Article Abstract

Primary decompressive craniectomy in neurocritical patients. a meta-analysis of randomized controlled trials, cohort and case-control studies

Authors: Javier Muñoz, Elena Aurea Keough, Juan Camilo Barrios, Nerio José Fernández, Mario Guillermo Dalorzo, Lourdes Carmen Visedo

Abstract

Background: Primary decompressive craniectomy (DC) is increasingly used in certain neurosurgical pathologies. We have performed a systematic review and meta-analysis to study the results in terms of quality of life (QOL) and survival at 1 year of follow-up of patients undergoing this treatment.
Methods: Meta-analysis of randomized controlled trials, cohort and case-control studies.
Results: Fifteen studies (1,603 patients) were included (9 ischemic stroke, 3 trauma brain injury, 3 subarachnoid hemorrhage, none cerebral hemorrhage). None of the studies used specific QOL assessments. Eleven studies reported modified Rankin Scale and 4 Extended Glasgow Outcome Scale. DC reduces mortality or vegetative state (OR 0.21; 95% CI, 0.14–0.32) and the combined goal of mortality or moderate-severe disability (OR 0.35; 95% CI, 0.21–0.58) at 12 months in a malignant stroke of the middle cerebral artery (MCA). Patients ≤60 years, with infarctions ≥50% of MCA territory, without contralateral involvement, Glasgow Coma Score ≥6 and without bilateral fixed mydriasis, should be considered for early DC. However, international records indicate that a different population is being treated with DC. Those beneficial effects cannot be demonstrated in the other studied pathologies. As rule, the medical protocols do not include monitoring of oxygenation of brain tissue, cerebral microdialysis or electroencephalogram (EEG)-derived parameters.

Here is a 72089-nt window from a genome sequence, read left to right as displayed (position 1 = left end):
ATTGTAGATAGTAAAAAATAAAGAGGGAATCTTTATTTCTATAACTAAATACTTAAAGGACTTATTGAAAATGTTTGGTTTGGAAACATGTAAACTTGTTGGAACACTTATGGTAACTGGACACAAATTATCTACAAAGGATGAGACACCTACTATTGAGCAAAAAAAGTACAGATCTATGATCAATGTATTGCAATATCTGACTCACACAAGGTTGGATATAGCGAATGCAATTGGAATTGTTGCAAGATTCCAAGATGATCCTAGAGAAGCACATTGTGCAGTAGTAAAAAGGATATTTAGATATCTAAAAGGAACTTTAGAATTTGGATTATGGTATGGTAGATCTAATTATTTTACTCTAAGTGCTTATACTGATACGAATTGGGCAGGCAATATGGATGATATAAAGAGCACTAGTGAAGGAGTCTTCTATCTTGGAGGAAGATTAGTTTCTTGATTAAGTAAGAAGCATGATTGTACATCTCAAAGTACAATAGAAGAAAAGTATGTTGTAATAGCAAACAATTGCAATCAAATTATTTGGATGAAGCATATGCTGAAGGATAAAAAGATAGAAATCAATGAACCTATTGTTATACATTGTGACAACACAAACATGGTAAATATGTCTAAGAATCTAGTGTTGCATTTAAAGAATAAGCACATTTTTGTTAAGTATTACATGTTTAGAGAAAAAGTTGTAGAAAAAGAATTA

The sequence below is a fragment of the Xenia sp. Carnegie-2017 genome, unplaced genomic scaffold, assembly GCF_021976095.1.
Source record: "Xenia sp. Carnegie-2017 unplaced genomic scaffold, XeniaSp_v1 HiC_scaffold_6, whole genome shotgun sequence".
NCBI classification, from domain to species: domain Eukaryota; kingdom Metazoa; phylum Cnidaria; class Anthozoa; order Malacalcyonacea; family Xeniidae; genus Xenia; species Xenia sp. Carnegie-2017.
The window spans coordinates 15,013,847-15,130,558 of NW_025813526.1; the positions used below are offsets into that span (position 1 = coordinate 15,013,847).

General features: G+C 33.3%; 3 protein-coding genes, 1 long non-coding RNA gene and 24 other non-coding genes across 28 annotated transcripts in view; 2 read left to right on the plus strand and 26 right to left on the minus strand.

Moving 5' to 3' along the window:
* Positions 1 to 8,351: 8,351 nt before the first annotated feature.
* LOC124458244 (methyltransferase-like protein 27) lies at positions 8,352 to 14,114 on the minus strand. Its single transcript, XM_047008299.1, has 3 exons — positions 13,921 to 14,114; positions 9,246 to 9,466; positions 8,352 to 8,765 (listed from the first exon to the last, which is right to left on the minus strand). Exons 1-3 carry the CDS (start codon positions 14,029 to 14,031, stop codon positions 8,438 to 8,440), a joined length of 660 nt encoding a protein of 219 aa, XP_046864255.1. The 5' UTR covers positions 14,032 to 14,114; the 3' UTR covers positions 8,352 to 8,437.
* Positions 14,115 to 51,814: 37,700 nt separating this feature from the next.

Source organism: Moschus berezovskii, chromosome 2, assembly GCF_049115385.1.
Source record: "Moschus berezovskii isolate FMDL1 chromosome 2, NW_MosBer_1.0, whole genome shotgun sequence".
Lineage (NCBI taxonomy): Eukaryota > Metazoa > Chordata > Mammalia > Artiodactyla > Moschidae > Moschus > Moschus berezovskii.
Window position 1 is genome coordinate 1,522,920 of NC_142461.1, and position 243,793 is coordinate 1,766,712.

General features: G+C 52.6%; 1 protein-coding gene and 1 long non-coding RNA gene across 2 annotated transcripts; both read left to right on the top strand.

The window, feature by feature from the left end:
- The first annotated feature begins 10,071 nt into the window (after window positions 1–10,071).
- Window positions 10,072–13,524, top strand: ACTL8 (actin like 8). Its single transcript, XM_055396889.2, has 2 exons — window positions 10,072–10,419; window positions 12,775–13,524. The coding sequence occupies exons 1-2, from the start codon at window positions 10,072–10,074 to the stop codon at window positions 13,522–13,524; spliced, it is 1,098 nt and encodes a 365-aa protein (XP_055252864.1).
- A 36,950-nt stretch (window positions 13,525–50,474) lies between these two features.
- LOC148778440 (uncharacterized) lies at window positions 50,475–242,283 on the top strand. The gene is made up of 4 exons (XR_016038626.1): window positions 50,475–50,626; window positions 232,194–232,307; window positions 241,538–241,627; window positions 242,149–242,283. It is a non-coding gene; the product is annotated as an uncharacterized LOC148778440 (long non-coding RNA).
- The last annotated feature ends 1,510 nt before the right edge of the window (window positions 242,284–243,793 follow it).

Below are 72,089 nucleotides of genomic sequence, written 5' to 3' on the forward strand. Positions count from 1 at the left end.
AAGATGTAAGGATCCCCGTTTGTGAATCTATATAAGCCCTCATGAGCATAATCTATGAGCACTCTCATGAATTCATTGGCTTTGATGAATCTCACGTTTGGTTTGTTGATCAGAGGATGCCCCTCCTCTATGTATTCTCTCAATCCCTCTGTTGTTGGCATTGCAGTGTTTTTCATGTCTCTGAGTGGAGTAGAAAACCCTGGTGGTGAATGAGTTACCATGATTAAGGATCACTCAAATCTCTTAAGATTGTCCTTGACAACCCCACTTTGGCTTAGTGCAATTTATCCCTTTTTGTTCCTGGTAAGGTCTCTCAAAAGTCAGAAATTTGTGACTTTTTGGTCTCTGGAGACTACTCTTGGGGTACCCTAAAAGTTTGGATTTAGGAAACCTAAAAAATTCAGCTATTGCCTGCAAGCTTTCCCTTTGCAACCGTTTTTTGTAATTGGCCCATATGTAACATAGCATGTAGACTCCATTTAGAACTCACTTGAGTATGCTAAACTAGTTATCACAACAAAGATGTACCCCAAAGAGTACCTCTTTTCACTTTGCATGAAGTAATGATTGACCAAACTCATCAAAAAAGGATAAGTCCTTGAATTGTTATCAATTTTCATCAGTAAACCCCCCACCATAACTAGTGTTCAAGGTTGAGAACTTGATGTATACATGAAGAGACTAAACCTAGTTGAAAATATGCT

Conclusions: The only clear current indication refers to certain select cases of malignant MCA infarction. Future studies should incorporate the evaluation of QOL, the institutional coverage and rehabilitation services, economic analysis, and impact of modern neuromonitoring techniques. Also, it seems that we should ensure that real clinical indications conform to those evaluated in clinical trials.